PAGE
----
Tristana combines three elements that should occur in parallel during practice in every Asana. They are BREATH, BANDHA, and DRISHTI. In this article, I will describe UJJAYI, a way of breathing specific to Ashtanga Yoga.
The first meaning we derive from the word UJJAYI. The name means victorious breath, victory over death, a breath that gives strength to victory (UJ – life, JAY – victory).
What is this victory over death? According to yoga texts, death means mental illnesses, physical illnesses of everyday life, and also pain. Death is worry and torment, both mental and physical. We die every day because we suffer.
According to Yoga Texts, this Pranayama allows healing of the torment of the senses, mind, and body.
The second meaning for UJJAYI breath is ‘ocean breath’ because the sound of this Pranayama is like the sound of the ocean; it calms the mind.
The third compares UJJAYI to a baby’s breath, which is very gentle and simultaneously produces a subtle sound. When practicing in the group, only you should hear your Pranayama and, at most, the closest surroundings but not the person at the other end of the Shala.
We try to bring out this sound in this pranayama because it means the child is resting and relaxing deeply. Practicing in a group, when the wave of this breath vibrates around, we immediately feel its soothing and toning energy. It is because UJJAYI helps activate the parasympathetic nervous system, which is responsible for calming the body and mind. So there is also effortlessness in UJJAYI breath.
We recognize the dominance of one of the elements (imbalance of elements) and a range of emotions through the sound and sensations of the body.
Excess of Earth and Moisture (cold mucus – under-energized Spleen and Kidneys / Bladder) manifests by the heaviness of breathing, a feeling of ‘lump in the throat,’ ‘clotting’ of the larynx and mouth, and high saliva density. The sound is then slightly bubbling, ‘earthy’ – it reminds me of a variety of puerh tea, this specific heaviness of incomplete fermentation.
On the other hand, too much of the Fire element (hot Liver and Heart) causes a dry and scratchy throat that begins to choke us and creates the need to moisten the throat during practice. The sound is more wheezy, manifesting in dryness (dry desert wind). This breath strongly stimulates the heart, making it beat faster. It can lead to feelings of anger during practice; it can also move and localize to the collarbone area, causing the heart-loading and most shallow type of breathing.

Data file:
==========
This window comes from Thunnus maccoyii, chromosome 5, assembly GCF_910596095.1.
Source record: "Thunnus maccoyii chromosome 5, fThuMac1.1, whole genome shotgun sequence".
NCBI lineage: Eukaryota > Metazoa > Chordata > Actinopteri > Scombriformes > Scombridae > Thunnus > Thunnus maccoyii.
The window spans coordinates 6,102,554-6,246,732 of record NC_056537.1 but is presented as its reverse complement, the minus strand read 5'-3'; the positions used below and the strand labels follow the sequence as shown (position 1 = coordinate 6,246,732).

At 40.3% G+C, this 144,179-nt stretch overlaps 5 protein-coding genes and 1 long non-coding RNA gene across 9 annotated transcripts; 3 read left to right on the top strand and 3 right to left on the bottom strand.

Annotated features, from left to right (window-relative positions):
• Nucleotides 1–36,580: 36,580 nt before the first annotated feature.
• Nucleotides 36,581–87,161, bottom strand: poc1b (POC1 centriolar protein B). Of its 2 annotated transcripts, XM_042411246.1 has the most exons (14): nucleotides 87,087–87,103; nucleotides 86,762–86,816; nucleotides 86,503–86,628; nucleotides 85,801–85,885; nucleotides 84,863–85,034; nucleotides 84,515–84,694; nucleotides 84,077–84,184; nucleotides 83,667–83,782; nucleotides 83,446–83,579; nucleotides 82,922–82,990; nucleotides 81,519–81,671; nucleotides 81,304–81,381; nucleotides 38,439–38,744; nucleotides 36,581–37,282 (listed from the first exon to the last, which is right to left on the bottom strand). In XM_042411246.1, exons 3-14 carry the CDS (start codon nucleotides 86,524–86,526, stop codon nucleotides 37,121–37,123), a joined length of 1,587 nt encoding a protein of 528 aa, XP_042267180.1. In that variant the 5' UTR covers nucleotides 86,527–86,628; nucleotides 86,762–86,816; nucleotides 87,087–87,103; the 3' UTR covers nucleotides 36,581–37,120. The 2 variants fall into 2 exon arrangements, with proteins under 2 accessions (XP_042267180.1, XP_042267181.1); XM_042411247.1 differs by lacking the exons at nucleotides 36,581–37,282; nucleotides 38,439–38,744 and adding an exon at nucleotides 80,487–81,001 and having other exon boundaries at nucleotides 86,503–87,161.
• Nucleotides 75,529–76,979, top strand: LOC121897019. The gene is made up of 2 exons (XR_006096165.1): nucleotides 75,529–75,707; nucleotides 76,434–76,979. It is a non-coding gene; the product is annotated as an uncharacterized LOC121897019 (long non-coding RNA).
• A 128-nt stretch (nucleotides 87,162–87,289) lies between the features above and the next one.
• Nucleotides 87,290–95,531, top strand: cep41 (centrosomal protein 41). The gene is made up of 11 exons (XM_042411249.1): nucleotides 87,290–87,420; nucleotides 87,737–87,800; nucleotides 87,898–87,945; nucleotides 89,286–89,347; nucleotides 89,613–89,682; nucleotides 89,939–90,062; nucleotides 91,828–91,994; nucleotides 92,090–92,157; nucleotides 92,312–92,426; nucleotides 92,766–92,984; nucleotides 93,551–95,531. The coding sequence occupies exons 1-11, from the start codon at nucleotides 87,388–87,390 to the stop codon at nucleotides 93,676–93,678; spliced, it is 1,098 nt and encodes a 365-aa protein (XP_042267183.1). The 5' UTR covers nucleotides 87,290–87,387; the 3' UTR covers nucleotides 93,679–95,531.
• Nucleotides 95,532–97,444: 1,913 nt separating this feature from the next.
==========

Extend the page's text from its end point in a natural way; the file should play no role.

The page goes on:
One more characteristic combination creates ‘hot slime,’ one of the most dangerous combinations of Water, Earth, and Fire. It synthesizes the dominant elements of the previous sounds – “bubbling, wheezing” (like boiling water in a boiler releasing large amounts of heat) and the unbearable, moist, thick, and hot sound of hot slime spilling like volcanic lava. In addition, it is accompanied by the feeling of a light gust of fiery wind burning everything it encounters. This breath paralyzes/burns the Nadis (meridians), stretches the tendons and veins to the limit, sometimes throbs in the temples (can lead to migraines), and pools blood in the head, neck, and high in the chest, causing the body to turn blood red.
This breath paralyzes/burns the Nadis (meridians), stretches the tendons and veins to the breaking point, sometimes throbs in the temples (can lead to migraines), and pools blood in the head, neck or high in the chest, causing the body to turn blood red.
The correct UJJAYI breath should be like a warm breeze – slightly warmed, moist, subtle, free – then all the elements (Fire, Water, Earth, Air) are balanced.
UJJAYI’s breathing rhythm is of great importance. First, inhalation and exhalation should be even and uninterrupted – this is essential (KALA – we count the length of the breath). Second, we count the number of breaths (SANKHYABHIH).
There are two more aspects here that, despite maintaining the previous parameters, can make our UJJAYI breath unable to bring the assumed effect of practice. The first happens when the breathing rhythm leads to the freezing the nervous system and its patterns. The second causes excessive combustion, loss of vitality, and wrestling with patterns, thus strengthening them. For the Teacher, and above all, for the Student, it is crucial to catch these records because the practice that energizes and nourishes them acts like a badly used knife, which, instead of cutting bread and feeding us, will hurt or kill us in the long term.